Owen Nadeau, Ph.D.

Research Associate Professor
Department of Biochemistry and Molecular Biology

Indiana University of Pennsylvania, Indiana, PA, B.S., Chemistry, 1981
Indiana University of Pennsylvania, Indiana, PA M.S., Chemistry, 1984
University of Vermont, Burlington, VT, Ph.D., Biochemistry, 1991
University of Tennessee, Memphis, TN, Postdoctoral Fellow (Biochemistry) 1991-1997
University of Tennessee, Memphis, TN, Postdoctoral Fellow (Pathology) 1997
Hexos Inc., Bothell, WA, Senior Scientist 1997-1999
University of Missouri-Kansas City, Research Assistant Professor, School of Biological Sciences1999-2002
University of Kansas Medical Center, Research Assistant Professor, Department of Biochemistry and Molecular Biology, 2003-present


Publications: Click here

913-588-3486
onadeau@kumc.edu

Major Research Interest

Our primary goal and continuing efforts are centered on determining how subunit interactions affect the activation state of phosphorylase kinase (PhK), a 1.3 MDa hexadecameric complex comprising four copies of four distinct subunits, termed α, β, γ and δ, which is endogenous calmodulin. In the PhK complex, the catalytic γ subunit is activated by neural (Ca2+), hormonal (cAMP and Ca2+) and metabolic (ADP) stimuli, which are integrated through allosteric sites on the regulatory α, β and δ subunits. This activation of PhK by diverse physiological signals allows for tight control of glycogenolysis. Activation of PhK by Ca2+ in skeletal muscle directly links muscle contraction with energy production in the cascade activation of glycogen utilization.

To analyze the subunit interactions of PhK we have developed a data-based approach to detect protein-protein interactions using a combination of chemical cross-linking and mass spectrometric (MS) methodologies. Recent developments in MS technologies have significantly reduced the amount of starting material required to detect specific contact regions between interacting proteins, leading to a resurgence in classical protein chemical approaches, including chemical cross-linking. Despite the resolving power of MS, considerable computational analyses of digests from conjugates of interacting proteins are required to predict all the possible masses that can arise from monoderivatization, intramolecular cross-linking, incomplete digestion of the target proteins, hydrolysis and other side reactions associated with chemical cross-linking. Considering the complexity of the products formed, we have developed a search engine that predicts both conjugates and side-products of such reactions. The search engine automatically eliminates false positives arising from known competing side reactions, thus allowing for rapid screening of MS peptide maps of protein conjugates for potential cross-linked peptides, which are then ranked hierarchically by theoretical best match. Since several combinations of cross-linking can lead to identical mass assignments within the error limits of state-of-the-art MS technologies, all cross-linked peptides must be verified by fragmentation (MS/MS) analyses, which in turn generate even more complex forms of data output that often must be annotated by hand. To eliminate this ‘second’ rate limiting step in the method, we are currently expanding the search engine’s capability to generate potential fragment ion patterns for those cross-linked peptides that are predicted in the first round of the analysis. A web-based version of the engine is under construction, and the initial results can be viewed at http://funnybase.umkc.edu/prot_cross3/.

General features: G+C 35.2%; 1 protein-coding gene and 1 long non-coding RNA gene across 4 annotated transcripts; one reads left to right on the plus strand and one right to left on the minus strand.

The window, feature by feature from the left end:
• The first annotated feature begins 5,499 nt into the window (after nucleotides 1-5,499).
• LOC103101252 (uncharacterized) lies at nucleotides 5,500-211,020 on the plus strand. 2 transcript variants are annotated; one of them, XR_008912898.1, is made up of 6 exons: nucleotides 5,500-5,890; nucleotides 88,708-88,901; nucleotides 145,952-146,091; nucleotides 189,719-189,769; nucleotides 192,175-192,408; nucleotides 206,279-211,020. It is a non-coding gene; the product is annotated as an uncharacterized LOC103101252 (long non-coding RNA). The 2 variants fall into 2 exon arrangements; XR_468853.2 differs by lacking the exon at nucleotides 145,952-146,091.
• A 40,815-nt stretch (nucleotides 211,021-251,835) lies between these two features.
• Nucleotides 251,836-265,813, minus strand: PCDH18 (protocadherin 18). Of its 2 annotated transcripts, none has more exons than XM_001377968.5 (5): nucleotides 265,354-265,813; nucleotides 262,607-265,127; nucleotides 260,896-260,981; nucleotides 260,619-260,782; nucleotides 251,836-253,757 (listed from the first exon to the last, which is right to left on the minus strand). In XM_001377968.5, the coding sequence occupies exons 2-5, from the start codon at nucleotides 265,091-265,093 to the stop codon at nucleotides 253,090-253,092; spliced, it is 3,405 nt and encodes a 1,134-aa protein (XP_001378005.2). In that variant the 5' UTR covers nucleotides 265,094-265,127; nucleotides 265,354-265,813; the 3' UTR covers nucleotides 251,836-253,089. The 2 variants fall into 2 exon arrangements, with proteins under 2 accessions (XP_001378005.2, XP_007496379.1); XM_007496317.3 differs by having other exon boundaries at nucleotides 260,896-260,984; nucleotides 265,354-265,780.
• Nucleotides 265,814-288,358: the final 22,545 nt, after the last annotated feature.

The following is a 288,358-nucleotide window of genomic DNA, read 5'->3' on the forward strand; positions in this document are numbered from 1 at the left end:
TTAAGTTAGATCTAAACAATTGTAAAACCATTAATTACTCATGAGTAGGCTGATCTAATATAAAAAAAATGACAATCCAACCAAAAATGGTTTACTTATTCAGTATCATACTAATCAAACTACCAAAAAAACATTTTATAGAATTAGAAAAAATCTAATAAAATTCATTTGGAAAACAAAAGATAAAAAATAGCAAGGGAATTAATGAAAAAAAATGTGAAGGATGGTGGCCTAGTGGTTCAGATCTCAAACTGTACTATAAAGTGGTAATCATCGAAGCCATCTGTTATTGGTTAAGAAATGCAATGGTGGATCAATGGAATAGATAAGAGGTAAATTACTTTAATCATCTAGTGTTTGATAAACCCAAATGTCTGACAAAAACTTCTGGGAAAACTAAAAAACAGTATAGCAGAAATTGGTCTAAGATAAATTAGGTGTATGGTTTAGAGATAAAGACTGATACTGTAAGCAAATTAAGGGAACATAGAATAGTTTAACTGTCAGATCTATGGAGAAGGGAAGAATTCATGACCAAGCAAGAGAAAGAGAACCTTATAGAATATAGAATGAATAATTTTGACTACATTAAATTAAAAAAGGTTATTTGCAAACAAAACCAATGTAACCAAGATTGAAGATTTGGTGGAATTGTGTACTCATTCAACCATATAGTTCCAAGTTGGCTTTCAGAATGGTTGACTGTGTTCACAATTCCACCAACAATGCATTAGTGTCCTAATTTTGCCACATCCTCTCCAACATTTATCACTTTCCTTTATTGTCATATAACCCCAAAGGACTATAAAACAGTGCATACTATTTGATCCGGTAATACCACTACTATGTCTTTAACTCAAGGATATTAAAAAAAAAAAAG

Representative Publications

Owen W. Nadeau, David W. Anderson, Qing Yang, Antonio Artigues, Justin E. Paschall, Gerald J. Wyckoff, Jennifer L. McClintock and Gerald M. Carlson (2007) “Evidence for the Location of the Allosteric Activation Switch in the Multisubunit Phosphorylase Kinase Complex from Mass Spectrometric Identification of Chemically Cross-linked Peptides.” J. Mol. Biol. 365: 1429-1445.

Nadeau, O.W. (2006) “Protein-protein Interaction Analysis: Chemical Cross-linking,” in Encyclopedic Reference of Genomics and Proteomics in Molecular Medicine, Eds. K. Ruckpaul and D. Ganten, Springer-Verlag, Heidelberg, online version at http://www.springerlink.com/content/n4425664628508x7/fulltext.html, 2006

Priddy, T.S., MacDonald. B.A., Heller, W.T., Nadeau, O.W., Trewhella, J., and Gerald M. Carlson, (2005) Ca2+-induced Structural Changes in Phosphorylase Kinase Detected by Small-angle X-ray Scattering.” Protein Sci.
14
: 1039-1048.

Marshall, S, Nadeau, O.W. and Yamasaki, K, (2005) "Glucosamine-induced Activation of Glycogen Biosynthesis in Isolated Adipocytes: Evidence for a Rapid Allosteric Control Mechanism within the Hexoseamine Biosynthesis Pathway, J. Biol. Chem. 280: 11018-11024.